Mr. John Greenway (Ryedale): As one of North Yorkshire's Members, I thank the Deputy Prime Minister and my hon. Friend the Member for North Essex (Mr. Jenkin) for their tribute to the North Yorkshire emergency services. We do not have the strength of personnel that other parts of the country have, and the way in which they responded today was absolutely magnificent. This is arguably the worst tragedy that I can recall happening in our county in my 14 years in the House. Many of us have friends and constituents who use that train to travel to London at 6 o'clock every morning, and we are waiting desperately and anxiously for news of who, precisely, the victims are.

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The right hon. Gentleman is right when he says that at this juncture our thoughts are with the families of the victims and the injured victims. I endorse what he has said about the emergency services and the staff of GNER. As the hon. Member for West Bromwich, East (Mr. Snape) said, the accident does not appear to be any fault of the railway. I urge the Deputy Prime Minister to try to get the line reopened as quickly as possible. We do not want to suffer the great delays that occurred because of the Hatfield accident.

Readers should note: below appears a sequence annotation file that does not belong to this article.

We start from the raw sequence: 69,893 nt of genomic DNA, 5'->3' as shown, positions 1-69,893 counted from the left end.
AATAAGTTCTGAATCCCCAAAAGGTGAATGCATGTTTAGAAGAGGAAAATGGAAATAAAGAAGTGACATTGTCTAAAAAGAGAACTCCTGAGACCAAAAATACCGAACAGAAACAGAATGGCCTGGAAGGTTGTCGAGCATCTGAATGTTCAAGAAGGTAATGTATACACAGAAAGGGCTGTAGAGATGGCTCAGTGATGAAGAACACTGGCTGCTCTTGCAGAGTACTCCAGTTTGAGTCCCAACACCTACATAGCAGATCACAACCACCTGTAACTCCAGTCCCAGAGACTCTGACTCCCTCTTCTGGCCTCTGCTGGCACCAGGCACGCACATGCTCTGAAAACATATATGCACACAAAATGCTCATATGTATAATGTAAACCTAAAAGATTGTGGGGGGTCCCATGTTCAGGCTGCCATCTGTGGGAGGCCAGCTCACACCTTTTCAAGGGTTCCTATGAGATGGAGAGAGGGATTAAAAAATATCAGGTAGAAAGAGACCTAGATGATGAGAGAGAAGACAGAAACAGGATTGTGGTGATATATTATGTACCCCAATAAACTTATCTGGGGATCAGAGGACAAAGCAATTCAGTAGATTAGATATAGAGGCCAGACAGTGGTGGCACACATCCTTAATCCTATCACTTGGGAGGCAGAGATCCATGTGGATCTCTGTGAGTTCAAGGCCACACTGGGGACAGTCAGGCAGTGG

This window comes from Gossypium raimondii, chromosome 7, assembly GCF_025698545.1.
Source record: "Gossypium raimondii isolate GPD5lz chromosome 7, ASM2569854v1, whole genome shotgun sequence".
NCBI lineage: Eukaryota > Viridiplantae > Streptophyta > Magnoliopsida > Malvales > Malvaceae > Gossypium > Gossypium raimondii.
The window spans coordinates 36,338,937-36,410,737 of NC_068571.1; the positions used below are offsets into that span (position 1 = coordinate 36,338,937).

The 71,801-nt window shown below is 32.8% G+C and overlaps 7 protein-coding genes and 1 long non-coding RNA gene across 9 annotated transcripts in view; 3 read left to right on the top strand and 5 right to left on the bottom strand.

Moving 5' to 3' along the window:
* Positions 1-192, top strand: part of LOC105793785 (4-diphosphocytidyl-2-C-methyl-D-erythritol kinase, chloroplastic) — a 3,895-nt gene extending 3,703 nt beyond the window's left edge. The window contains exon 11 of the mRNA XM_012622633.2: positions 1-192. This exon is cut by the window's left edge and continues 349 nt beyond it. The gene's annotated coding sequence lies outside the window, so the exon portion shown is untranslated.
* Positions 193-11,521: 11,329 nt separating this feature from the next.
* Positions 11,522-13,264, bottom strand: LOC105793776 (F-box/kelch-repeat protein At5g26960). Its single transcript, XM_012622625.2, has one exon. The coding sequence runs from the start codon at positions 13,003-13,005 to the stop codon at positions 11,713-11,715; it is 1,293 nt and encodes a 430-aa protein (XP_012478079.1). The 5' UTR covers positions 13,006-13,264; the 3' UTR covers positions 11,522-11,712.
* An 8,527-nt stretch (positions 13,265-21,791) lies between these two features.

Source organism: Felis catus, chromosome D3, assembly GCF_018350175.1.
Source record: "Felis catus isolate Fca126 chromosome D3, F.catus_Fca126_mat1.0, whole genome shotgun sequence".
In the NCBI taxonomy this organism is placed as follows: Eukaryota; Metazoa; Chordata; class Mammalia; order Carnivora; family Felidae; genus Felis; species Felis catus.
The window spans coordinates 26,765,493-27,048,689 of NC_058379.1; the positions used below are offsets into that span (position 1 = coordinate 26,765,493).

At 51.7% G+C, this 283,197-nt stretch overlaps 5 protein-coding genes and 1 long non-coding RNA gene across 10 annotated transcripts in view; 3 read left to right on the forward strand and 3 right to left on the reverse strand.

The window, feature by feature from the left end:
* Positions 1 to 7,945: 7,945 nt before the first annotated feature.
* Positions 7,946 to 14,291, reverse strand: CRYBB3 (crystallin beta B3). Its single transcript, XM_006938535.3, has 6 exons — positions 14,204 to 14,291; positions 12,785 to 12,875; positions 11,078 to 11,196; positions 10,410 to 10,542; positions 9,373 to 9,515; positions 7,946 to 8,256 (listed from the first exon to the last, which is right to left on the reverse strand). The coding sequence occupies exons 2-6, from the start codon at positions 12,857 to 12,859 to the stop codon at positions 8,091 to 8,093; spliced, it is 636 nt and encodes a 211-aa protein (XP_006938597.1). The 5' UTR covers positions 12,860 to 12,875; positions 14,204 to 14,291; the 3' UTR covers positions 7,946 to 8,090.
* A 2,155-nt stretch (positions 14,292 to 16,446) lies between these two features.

Mr. Prescott: I thank the hon. Gentleman for his words of warm support and for giving me the opportunity to thank the North Yorkshire police and the chief constable, who accompanied me when I visited the site of the accident. It is always difficult when politicians visit such sites, because we wonder whether we are getting in the way. However, it is necessary for a representative of the House to attend such sites and to report back. We have great hesitation about doing so, but I received tremendous co-operation from everyone involved, who wanted to say what was going on, and felt that Parliament needed to know. That is why I asked for the statement to be made later in the day.

A hotline has been opened by the company for relatives who may be concerned about anyone who was travelling on the train. No official information will be given about those who may have died until the relatives have been informed. That is the normal custom, and I think that it is what the House would expect.